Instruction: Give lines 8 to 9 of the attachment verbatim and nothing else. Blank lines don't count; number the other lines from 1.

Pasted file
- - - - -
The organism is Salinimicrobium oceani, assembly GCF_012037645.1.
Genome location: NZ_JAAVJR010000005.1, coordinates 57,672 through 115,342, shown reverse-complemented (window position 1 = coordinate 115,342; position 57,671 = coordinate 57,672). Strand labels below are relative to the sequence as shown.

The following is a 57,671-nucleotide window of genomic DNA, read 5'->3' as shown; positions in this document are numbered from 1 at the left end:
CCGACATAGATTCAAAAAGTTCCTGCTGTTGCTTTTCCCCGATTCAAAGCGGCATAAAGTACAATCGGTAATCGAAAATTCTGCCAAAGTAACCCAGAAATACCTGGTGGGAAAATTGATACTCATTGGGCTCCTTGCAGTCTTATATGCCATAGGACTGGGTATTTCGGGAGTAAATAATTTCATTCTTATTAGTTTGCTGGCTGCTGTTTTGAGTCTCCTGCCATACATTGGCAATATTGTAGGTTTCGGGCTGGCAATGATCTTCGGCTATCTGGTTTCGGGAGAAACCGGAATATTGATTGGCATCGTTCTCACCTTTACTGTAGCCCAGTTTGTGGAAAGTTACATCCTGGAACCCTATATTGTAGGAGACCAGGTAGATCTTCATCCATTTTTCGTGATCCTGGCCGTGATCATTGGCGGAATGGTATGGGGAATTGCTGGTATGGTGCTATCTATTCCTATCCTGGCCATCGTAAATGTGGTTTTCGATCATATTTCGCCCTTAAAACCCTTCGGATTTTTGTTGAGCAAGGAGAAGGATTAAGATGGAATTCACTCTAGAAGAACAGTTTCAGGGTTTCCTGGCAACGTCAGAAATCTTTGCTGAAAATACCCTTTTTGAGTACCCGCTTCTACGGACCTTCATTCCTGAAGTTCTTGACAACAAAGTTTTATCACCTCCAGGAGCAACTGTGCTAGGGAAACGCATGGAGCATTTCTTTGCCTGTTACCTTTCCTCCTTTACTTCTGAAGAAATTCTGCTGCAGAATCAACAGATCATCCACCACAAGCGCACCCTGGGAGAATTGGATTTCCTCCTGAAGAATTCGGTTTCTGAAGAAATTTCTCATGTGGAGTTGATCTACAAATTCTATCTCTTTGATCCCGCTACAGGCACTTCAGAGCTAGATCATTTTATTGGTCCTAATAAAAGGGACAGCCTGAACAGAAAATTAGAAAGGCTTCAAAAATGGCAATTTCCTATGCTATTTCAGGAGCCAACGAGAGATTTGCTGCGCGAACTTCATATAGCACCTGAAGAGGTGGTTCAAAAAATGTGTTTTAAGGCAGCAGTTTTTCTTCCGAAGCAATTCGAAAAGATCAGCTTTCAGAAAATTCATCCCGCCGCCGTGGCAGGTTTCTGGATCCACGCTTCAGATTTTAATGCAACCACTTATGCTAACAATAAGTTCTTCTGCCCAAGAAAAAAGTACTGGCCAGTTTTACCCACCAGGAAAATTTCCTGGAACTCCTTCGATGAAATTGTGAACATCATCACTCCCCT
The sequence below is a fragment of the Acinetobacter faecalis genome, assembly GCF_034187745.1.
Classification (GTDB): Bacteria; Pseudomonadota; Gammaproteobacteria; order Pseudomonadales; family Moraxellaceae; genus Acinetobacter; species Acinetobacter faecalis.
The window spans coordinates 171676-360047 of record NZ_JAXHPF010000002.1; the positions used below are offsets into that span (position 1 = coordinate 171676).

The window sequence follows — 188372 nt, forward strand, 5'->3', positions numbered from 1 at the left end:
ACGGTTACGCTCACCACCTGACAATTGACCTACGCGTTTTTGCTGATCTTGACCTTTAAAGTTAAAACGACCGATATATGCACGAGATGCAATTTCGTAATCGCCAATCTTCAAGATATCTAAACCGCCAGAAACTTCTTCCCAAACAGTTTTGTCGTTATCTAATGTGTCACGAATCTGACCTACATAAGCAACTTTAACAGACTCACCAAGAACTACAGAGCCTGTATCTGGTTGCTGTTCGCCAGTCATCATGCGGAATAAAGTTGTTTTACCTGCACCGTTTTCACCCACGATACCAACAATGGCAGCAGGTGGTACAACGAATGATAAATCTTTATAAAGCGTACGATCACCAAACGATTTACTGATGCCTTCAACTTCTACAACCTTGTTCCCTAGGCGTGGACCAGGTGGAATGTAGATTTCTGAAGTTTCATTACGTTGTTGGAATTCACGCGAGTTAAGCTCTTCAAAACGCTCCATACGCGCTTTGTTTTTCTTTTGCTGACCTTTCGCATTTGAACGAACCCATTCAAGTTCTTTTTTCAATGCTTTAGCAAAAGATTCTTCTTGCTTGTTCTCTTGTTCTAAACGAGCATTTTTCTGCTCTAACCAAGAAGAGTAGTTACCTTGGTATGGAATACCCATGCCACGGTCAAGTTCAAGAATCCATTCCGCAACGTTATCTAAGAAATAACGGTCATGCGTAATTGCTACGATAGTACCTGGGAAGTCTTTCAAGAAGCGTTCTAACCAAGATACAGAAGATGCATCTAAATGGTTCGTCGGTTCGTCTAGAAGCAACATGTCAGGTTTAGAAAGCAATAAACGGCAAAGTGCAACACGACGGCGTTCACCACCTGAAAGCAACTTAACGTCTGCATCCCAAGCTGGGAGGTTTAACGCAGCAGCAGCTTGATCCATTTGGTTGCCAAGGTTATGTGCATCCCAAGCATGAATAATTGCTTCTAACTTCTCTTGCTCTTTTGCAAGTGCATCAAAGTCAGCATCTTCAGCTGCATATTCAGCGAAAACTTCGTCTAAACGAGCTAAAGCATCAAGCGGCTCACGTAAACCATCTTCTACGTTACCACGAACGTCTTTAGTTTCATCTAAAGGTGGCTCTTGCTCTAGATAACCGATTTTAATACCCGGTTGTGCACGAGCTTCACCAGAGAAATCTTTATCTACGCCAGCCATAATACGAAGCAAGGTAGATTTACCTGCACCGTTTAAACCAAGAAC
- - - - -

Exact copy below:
The window sequence follows — 188372 nt, forward strand, 5'->3', positions numbered from 1 at the left end:
ACGGTTACGCTCACCACCTGACAATTGACCTACGCGTTTTTGCTGATCTTGACCTTTAAAGTTAAAACGACCGATATATGCACGAGATGCAATTTCGTAATCGCCAATCTTCAAGATATCTAAACCGCCAGAAACTTCTTCCCAAACAGTTTTGTCGTTATCTAATGTGTCACGAATCTGACCTACATAAGCAACTTTAACAGACTCACCAAGAACTACAGAGCCTGTATCTGGTTGCTGTTCGCCAGTCATCATGCGGAATAAAGTTGTTTTACCTGCACCGTTTTCACCCACGATACCAACAATGGCAGCAGGTGGTACAACGAATGATAAATCTTTATAAAGCGTACGATCACCAAACGATTTACTGATGCCTTCAACTTCTACAACCTTGTTCCCTAGGCGTGGACCAGGTGGAATGTAGATTTCTGAAGTTTCATTACGTTGTTGGAATTCACGCGAGTTAAGCTCTTCAAAACGCTCCATACGCGCTTTGTTTTTCTTTTGCTGACCTTTCGCATTTGAACGAACCCATTCAAGTTCTTTTTTCAATGCTTTAGCAAAAGATTCTTCTTGCTTGTTCTCTTGTTCTAAACGAGCATTTTTCTGCTCTAACCAAGAAGAGTAGTTACCTTGGTATGGAATACCCATGCCACGGTCAAGTTCAAGAATCCATTCCGCAACGTTATCTAAGAAATAACGGTCATGCGTAATTGCTACGATAGTACCTGGGAAGTCTTTCAAGAAGCGTTCTAACCAAGATACAGAAGATGCATCTAAATGGTTCGTCGGTTCGTCTAGAAGCAACATGTCAGGTTTAGAAAGCAATAAACGGCAAAGTGCAACACGACGGCGTTCACCACCTGAAAGCAACTTAACGTCTGCATCCCAAGCTGGGAGGTTTAACGCAGCAGCAGCTTGATCCATTTGGTTGCCAAGGTTATGTGCATCCCAAGCATGAATAATTGCTTCTAACTTCTCTTGCTCTTTTGCAAGTGCATCAAAGTCAGCATCTTCAGCTGCATATTCAGCGAAAACTTCGTCTAAACGAGCTAAAGCATCAAGCGGCTCACGTAAACCATCTTCTACGTTACCACGAACGTCTTTAGTTTCATCTAAAGGTGGCTCTTGCTCTAGATAACCGATTTTAATACCCGGTTGTGCACGAGCTTCACCAGAGAAATCTTTATCTACGCCAGCCATAATACGAAGCAAGGTAGATTTACCTGCACCGTTTAAACCAAGAAC